GERB provides $250,000 for new master's programs at regional campuses
Jun 20, 2008
By Andrea Gibson and Linda Lockhart
Ohio University's Graduate Education and Research Board (GERB) has awarded $250,000 in one-time funding to establish three new master's degree programs in organizational communication, strategic leadership and dietetics at the regional campuses.
The university created GERB to identify specific initiatives that are consistent with Vision OHIO's graduate education and research academic priorities and merit the strategic investment of central funds.
This spring, GERB considered five proposals for allocations from its Future Growth Fund, which was created to support the development of graduate programs that fill an educational need at a regional campus or learning center. Each proposal was required to have at least one Ohio University regional campus partner.
GERB selected three of the proposals for funding: a master of arts in organizational communication at the Pickerington Center, a master's degree in strategic leadership at the Pickerington Center and a food and nutrition integrated graduate dietetic internship program for the Lancaster and Southern campuses.
“The chosen proposals represent great opportunities for expansion or crystallization of programs needed in the areas served by the regional campuses,” said Sergio Ulloa, a professor of physics and astronomy who co-chairs the GERB committee. “These particular proposals made very convincing cases for the ‘market need' of their program, and therefore their long-term sustainability, which is an important element.”
The School of Communication Studies will receive $97,000 to start a master of arts in organizational communication at the Pickerington Center. The program will enroll about 25 students who will take courses in the communication dynamics of organizations, from for-profit corporations to nonprofit governmental entities. A 2004 study showed an unfilled need for such a program in the Columbus area, and program organizers expect to attract professionals seeking an alternative to an MBA. The program is slated to start in fall 2009.
A master's degree in strategic leadership, also to be offered at the Pickerington Center, will combine the knowledge base in three leadership disciplines -- educational, public and business administration -- to offer a program attractive to mid-career professionals in fields such as teaching, social services, human resources administration and nonprofit administration. It will receive $20,000 to assist with a startup. Unlike conventional programs, the new initiative will emphasize strategic leadership functions across organizations and sectors and not just leadership roles.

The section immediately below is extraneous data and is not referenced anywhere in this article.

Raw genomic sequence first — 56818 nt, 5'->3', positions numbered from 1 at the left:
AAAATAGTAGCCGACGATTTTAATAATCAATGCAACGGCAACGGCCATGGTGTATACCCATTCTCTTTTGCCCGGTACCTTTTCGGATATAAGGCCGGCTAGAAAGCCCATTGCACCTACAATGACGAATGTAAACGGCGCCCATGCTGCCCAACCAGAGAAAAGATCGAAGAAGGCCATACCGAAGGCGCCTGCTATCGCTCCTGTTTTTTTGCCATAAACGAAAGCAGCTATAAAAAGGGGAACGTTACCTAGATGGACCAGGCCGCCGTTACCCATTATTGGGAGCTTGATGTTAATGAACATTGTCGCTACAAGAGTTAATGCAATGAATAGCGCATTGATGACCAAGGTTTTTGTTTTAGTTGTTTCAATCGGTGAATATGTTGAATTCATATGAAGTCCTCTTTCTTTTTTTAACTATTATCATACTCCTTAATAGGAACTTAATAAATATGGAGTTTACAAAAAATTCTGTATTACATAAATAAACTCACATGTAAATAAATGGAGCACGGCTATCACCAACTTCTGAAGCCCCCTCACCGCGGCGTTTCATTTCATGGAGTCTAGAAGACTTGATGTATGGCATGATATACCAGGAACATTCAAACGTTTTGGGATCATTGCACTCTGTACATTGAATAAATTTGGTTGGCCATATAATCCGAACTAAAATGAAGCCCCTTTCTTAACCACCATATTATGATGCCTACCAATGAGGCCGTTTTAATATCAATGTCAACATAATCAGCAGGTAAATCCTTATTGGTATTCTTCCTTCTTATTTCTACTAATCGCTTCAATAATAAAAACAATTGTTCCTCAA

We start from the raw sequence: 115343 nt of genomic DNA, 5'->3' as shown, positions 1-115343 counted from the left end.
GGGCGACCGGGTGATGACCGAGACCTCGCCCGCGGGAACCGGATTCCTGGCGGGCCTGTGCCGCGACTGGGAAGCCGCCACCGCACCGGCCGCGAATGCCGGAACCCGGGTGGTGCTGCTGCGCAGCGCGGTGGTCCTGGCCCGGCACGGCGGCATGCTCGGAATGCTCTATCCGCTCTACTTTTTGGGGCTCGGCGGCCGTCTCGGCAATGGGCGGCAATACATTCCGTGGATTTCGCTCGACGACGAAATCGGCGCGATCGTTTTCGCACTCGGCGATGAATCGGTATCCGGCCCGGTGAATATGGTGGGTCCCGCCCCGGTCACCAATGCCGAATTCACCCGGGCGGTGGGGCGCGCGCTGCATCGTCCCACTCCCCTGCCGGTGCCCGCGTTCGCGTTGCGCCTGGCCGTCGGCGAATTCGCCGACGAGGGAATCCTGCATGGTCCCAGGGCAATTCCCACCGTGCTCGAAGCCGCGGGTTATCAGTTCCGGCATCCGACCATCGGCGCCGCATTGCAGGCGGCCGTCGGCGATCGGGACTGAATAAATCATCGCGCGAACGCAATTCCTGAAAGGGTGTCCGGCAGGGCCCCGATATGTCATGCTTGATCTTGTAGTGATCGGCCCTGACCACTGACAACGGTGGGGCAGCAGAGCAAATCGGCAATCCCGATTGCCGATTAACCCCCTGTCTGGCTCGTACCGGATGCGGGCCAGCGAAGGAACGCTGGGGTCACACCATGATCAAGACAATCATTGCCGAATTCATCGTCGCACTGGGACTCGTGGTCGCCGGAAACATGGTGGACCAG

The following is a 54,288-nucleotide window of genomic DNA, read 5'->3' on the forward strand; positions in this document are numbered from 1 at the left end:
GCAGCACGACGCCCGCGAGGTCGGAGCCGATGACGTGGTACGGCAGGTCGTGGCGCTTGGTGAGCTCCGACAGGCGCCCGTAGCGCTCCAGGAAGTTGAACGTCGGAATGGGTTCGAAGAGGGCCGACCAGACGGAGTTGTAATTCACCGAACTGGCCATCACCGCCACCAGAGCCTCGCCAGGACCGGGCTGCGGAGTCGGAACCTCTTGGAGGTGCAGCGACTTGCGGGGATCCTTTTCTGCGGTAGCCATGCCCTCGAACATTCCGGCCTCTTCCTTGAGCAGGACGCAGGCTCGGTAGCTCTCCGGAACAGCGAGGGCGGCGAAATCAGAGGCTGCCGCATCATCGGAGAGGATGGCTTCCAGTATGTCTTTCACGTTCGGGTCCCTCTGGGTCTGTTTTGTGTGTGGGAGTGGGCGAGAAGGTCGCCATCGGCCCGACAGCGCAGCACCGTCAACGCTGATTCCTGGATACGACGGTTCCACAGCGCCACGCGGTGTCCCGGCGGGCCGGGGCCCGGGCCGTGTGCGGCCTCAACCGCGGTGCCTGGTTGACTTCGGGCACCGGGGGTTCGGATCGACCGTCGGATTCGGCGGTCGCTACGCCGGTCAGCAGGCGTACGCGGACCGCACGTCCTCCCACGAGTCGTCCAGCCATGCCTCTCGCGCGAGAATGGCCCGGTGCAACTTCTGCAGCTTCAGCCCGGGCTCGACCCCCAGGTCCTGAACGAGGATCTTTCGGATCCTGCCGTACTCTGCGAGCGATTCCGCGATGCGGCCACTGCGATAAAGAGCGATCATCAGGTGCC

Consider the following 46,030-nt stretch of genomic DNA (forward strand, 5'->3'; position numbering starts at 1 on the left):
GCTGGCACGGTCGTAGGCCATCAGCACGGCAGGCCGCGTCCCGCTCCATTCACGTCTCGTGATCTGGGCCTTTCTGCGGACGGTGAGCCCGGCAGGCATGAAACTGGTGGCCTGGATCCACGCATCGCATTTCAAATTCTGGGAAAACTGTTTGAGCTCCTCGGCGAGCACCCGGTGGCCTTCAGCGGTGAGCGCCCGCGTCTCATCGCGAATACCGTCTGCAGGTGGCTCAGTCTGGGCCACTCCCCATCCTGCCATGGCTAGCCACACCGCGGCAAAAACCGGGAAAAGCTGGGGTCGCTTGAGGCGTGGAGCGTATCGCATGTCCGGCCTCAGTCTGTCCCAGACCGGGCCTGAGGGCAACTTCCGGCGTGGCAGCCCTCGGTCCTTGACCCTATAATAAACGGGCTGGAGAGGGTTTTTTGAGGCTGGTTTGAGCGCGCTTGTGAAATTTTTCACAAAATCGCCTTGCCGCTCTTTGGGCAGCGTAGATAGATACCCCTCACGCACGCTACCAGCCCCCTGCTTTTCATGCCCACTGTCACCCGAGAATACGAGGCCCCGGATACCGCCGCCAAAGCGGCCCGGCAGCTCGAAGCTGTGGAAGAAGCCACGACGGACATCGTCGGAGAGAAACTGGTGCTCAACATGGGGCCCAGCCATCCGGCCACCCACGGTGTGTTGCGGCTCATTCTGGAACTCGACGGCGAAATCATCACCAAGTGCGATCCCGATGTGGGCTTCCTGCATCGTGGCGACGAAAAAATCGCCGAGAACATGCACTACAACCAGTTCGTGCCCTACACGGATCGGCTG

A collaboration of the Educational Studies Department in the
College of Education, the Voinovich School and the Management Systems
Department in the College of Business, the program will be built on an
interdisciplinary curriculum and will use innovative instructional
methods, such as multi-faceted group projects and teaching cases, to
bridge theory and practice. The goal is to enroll the first cohort of
25 students at the Pickerington Center in fall 2009.
The School of Human and Consumer Sciences will receive $133,000 to create an integrated graduate dietetic internship program. Though the school currently offers a bachelor's degree in dietetics and a master's degree in food in nutrition, it currently doesn't provide the six- to 12-month internship required nationally to become a registered dietitian. The new program will organize internship experiences in medically underserved areas at the Lancaster and Southern campuses.
Charles Bird, vice provost for university outreach, praised the programs for their potential to increase access to graduate-level education. “The (organizational communication and strategic leadership) programs are examples of what we think is tremendous potential to grow graduate education at the Pickerington Center,” he added.
GERB committee co-chair Jim Rankin, interim vice president for research, noted that the three programs selected by GERB suggest strong strategies for generating student tuition revenue and can sustain themselves financially after the first year of university funding.
"All three of these programs are built on a recognized need in the Southeast Ohio and Columbus areas," Rankin said. "They should provide a good return on our investment."
The GERB committee included deans, faculty and administrators from all colleges.
School of Communication Studies: http://www.coms.ohiou.edu/
School of Human and Consumer Sciences http://www.ohiou.edu/humanandconsumer
Published: Jun 20, 2008 2:15 PM